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Rydapt (Oral)

Generic name: midostaurin (oral route) [ mye-doe-STAW-rin ]
Drug class: Multikinase inhibitors

Medically reviewed by Drugs.com. Last updated on Apr 17, 2022.

Commonly used brand name(s)

In the U.S.

  • Rydapt

Available Dosage Forms:

  • Capsule, Liquid Filled

Therapeutic Class: Antineoplastic Agent

Uses for Rydapt

Midostaurin is used in combination with standard cytarabine and daunorubicin induction and cytarabine consolidation chemotherapy to treat newly diagnosed acute myeloid leukemia (AML) in patients who are FLT3 mutation-positive. Your doctor will perform a test to check for this mutation before you use this medicine.

This medicine is also used to treat aggressive systemic mastocytosis (ASM), systemic mastocytosis with associated hematological neoplasm (SM-AHN), or mast cell leukemia (MCL).

This medicine is available only with your doctor's prescription.

Before using Rydapt

In deciding to use a medicine, the risks of taking the medicine must be weighed against the good it will do. This is a decision you and your doctor will make. For this medicine, the following should be considered:

Allergies

Tell your doctor if you have ever had any unusual or allergic reaction to this medicine or any other medicines. Also tell your health care professional if you have any other types of allergies, such as to foods, dyes, preservatives, or animals. For non-prescription products, read the label or package ingredients carefully.

Pediatric

Appropriate studies have not been performed on the relationship of age to the effects of midostaurin in the pediatric population. Safety and efficacy have not been established.

Geriatric

Appropriate studies performed to date have not demonstrated geriatric-specific problems that would limit the usefulness of midostaurin in the elderly. However, elderly patients are more likely to have age-related medical problems, which may require caution and an adjustment in the dose for patients receiving this medicine.

Breastfeeding

There are no adequate studies in women for determining infant risk when using this medication during breastfeeding. Weigh the potential benefits against the potential risks before taking this medication while breastfeeding.

Interactions with medicines

Although certain medicines should not be used together at all, in other cases two different medicines may be used together even if an interaction might occur. In these cases, your doctor may want to change the dose, or other precautions may be necessary. When you are taking this medicine, it is especially important that your healthcare professional know if you are taking any of the medicines listed below. The following interactions have been selected on the basis of their potential significance and are not necessarily all-inclusive.

Using this medicine with any of the following medicines is not recommended. Your doctor may decide not to treat you with this medication or change some of the other medicines you take.

  • Levoketoconazole

Using this medicine with any of the following medicines is usually not recommended, but may be required in some cases. If both medicines are prescribed together, your doctor may change the dose or how often you use one or both of the medicines.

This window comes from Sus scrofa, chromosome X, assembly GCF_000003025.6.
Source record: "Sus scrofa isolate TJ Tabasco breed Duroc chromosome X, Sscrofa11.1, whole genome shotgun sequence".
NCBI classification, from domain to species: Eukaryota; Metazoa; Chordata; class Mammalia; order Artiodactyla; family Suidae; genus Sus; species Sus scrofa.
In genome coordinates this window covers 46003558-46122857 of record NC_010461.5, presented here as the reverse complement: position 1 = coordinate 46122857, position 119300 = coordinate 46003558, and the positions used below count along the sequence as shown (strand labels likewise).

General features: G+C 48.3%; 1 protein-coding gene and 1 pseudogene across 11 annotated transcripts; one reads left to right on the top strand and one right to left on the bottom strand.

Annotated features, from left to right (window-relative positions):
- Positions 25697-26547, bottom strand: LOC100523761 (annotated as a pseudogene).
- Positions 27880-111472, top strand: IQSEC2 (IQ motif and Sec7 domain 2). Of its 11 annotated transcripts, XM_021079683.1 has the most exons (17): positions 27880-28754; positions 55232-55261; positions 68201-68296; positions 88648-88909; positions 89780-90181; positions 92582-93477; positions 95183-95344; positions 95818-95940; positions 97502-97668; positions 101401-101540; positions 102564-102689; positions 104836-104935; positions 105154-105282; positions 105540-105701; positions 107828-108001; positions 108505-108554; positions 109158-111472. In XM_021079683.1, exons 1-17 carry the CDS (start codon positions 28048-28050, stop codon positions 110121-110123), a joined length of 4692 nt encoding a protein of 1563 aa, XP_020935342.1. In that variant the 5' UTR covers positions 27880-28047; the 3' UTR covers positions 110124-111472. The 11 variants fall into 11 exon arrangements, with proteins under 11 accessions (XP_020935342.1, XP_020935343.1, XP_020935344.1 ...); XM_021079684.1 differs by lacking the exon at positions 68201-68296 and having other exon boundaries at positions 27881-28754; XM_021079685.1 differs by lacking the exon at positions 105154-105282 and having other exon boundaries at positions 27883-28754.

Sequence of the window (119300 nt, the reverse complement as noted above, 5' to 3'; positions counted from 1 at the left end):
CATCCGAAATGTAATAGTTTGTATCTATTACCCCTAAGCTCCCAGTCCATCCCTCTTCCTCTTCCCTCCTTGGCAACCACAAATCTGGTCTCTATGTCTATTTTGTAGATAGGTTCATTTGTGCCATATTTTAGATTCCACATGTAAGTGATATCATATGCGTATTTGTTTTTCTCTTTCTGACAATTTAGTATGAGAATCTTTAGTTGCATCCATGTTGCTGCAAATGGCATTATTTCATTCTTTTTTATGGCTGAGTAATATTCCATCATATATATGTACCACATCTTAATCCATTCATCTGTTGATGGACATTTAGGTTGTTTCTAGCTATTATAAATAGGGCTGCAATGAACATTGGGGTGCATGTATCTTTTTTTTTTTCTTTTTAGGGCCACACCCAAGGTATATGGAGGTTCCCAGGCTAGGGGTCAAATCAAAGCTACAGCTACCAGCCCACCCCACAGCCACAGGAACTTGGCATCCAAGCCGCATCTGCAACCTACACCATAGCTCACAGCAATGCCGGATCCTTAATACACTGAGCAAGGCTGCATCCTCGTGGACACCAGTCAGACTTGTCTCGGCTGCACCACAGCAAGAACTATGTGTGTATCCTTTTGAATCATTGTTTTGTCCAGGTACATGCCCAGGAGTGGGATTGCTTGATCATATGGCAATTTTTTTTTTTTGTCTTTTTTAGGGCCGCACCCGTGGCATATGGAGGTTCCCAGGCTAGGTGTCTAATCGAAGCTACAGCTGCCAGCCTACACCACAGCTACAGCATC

• Apalutamide
  • Atorvastatin
  • Boceprevir
  • Bosentan
  • Bupropion
  • Carbamazepine
  • Clarithromycin
  • Cobicistat
  • Conivaptan
  • Elagolix
  • Enzalutamide
  • Fosphenytoin
  • Glyburide
  • Grazoprevir
  • Idelalisib
  • Indinavir
  • Irinotecan
  • Itraconazole
  • Ketoconazole
  • Letermovir
  • Lopinavir
  • Lumacaftor
  • Methotrexate
  • Mitotane
  • Nefazodone
  • Nelfinavir
  • Ozanimod
  • Phenytoin
  • Pitavastatin
  • Posaconazole
  • Pravastatin
  • Repaglinide
  • Revefenacin
  • Rifampin
  • Ritonavir
  • Rosuvastatin
  • Saquinavir
  • Simvastatin
  • St John's Wort
  • Sulfasalazine
  • Telaprevir
  • Telithromycin
  • Tenofovir Alafenamide
  • Topotecan
  • Ubrogepant
  • Voriconazole

Interactions with food/tobacco/alcohol

Certain medicines should not be used at or around the time of eating food or eating certain types of food since interactions may occur. Using alcohol or tobacco with certain medicines may also cause interactions to occur. The following interactions have been selected on the basis of their potential significance and are not necessarily all-inclusive.

Using this medicine with any of the following is usually not recommended, but may be unavoidable in some cases. If used together, your doctor may change the dose or how often you use this medicine, or give you special instructions about the use of food, alcohol, or tobacco.

  • Grapefruit Juice

Other medical problems

The presence of other medical problems may affect the use of this medicine. Make sure you tell your doctor if you have any other medical problems, especially:

  • Lung disease (eg, interstitial lung disease, pneumonitis)—Use with caution. May make these conditions worse.

Proper use of Rydapt

Medicines used to treat cancer are very strong and can have many side effects. Before receiving this medicine, make sure you understand all the risks and benefits. It is important for you to work closely with your doctor during your treatment.

Take this medicine only as directed by your doctor. Do not use more of it, do not use it more often, and do not use it for a longer time than your doctor ordered.

This medicine should come with a patient information leaflet. Read and follow the instructions carefully. Ask your doctor if you have any questions.

Swallow the capsule whole. Do not crush, break, chew, or open it. Take this medicine with food.

You may also receive medicines to help prevent nausea and vomiting.

Do not eat grapefruit or drink grapefruit juice while you are using this medicine.

Dosing

The dose of this medicine will be different for different patients. Follow your doctor's orders or the directions on the label. The following information includes only the average doses of this medicine. If your dose is different, do not change it unless your doctor tells you to do so.